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Kyoto was the political capital of Japan for more than 1,000 years - from 794 until 1868, when the government was transferred to Edo (Tokyo). It remains the cultural heart of the Japanese nation, and with more than 2,000 temples and shrines, it is a place of pilgrimage as well as a veritable open-air museum. No fewer than 17 major sites in and around the city have gained UNESCO World Heritage status.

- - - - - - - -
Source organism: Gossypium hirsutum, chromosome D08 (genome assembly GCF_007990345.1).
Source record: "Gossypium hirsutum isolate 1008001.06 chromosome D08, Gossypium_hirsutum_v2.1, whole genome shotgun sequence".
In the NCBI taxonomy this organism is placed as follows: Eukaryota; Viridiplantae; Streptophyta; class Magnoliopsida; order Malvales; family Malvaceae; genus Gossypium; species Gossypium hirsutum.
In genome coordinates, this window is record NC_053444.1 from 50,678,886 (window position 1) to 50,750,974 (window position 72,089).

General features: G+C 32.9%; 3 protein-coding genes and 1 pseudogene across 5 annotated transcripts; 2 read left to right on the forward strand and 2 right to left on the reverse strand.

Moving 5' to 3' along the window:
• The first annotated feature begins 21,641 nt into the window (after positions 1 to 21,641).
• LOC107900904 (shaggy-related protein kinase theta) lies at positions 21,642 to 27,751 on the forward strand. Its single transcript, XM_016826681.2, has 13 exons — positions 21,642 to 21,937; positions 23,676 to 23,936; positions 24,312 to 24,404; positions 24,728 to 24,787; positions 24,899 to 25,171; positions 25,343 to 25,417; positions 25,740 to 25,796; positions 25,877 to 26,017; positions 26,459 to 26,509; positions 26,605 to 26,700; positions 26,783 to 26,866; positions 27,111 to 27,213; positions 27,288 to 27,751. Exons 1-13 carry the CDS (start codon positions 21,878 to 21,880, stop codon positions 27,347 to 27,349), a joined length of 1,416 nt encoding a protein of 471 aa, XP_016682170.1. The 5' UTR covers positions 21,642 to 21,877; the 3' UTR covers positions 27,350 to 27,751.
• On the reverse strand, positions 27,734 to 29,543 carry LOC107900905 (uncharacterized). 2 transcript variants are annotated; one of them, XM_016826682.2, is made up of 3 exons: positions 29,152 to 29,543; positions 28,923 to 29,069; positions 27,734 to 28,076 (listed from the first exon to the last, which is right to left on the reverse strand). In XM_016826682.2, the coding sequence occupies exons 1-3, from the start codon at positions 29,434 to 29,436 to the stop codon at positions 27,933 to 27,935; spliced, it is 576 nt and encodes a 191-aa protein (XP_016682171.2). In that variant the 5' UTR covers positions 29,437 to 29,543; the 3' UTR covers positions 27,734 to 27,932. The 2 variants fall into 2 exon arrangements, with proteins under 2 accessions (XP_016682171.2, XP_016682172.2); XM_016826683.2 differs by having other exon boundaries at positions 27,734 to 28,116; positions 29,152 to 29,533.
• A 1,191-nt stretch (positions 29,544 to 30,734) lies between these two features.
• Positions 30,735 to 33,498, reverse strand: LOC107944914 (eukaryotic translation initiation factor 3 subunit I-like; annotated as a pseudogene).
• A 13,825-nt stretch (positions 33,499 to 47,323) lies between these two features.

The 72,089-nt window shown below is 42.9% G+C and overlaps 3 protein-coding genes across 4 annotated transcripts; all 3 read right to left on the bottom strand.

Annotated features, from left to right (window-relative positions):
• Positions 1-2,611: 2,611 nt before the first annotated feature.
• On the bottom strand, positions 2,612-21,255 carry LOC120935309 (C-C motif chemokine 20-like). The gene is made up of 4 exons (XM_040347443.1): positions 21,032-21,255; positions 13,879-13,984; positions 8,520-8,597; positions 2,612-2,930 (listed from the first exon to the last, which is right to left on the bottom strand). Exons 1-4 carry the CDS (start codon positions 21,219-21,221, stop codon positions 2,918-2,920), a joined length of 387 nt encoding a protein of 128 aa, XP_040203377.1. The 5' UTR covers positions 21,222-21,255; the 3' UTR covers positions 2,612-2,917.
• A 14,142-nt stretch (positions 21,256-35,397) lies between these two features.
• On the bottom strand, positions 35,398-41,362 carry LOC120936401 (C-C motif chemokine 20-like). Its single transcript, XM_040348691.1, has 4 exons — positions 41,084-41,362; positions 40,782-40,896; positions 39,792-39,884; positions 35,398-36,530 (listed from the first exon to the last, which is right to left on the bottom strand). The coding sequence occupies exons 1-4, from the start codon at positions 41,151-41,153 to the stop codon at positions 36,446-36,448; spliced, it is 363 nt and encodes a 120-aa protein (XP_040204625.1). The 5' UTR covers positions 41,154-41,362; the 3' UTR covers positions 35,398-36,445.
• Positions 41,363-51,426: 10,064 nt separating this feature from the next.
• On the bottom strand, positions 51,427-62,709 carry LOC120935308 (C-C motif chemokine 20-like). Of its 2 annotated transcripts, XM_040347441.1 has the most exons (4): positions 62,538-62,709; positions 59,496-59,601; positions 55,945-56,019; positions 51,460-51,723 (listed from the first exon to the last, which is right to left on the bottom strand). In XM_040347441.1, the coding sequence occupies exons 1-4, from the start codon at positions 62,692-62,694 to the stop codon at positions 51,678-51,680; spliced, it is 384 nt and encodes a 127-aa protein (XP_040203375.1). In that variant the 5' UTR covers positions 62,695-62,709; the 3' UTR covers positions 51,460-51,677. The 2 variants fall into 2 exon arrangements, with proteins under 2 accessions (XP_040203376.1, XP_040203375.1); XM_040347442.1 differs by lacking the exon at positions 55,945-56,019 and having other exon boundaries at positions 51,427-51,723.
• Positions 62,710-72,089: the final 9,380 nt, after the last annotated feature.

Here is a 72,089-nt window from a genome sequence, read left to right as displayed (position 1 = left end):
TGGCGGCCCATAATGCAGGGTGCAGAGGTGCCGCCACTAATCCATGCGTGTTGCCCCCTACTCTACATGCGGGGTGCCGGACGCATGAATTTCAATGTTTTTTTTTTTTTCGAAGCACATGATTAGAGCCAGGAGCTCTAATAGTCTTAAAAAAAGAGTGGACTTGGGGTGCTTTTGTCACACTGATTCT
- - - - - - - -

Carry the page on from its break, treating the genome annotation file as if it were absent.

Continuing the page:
It is in Kyoto, more than anywhere else in Japan, that the old ways of the country’s old imperial civilisation are kept alive, both in the arts and in real life. From geisha to kabuki actors, the past is still present in the old capital, and this is also reflected in the physical environment; the city has managed to retain (not least since Kyoto was spared bombardment at the end of WWII) the ambience of old at least in some areas, where temples, shrines, teahouses and old wooden machiya townhouses give the visitor a vivid impression of what traditional Japan must have been like.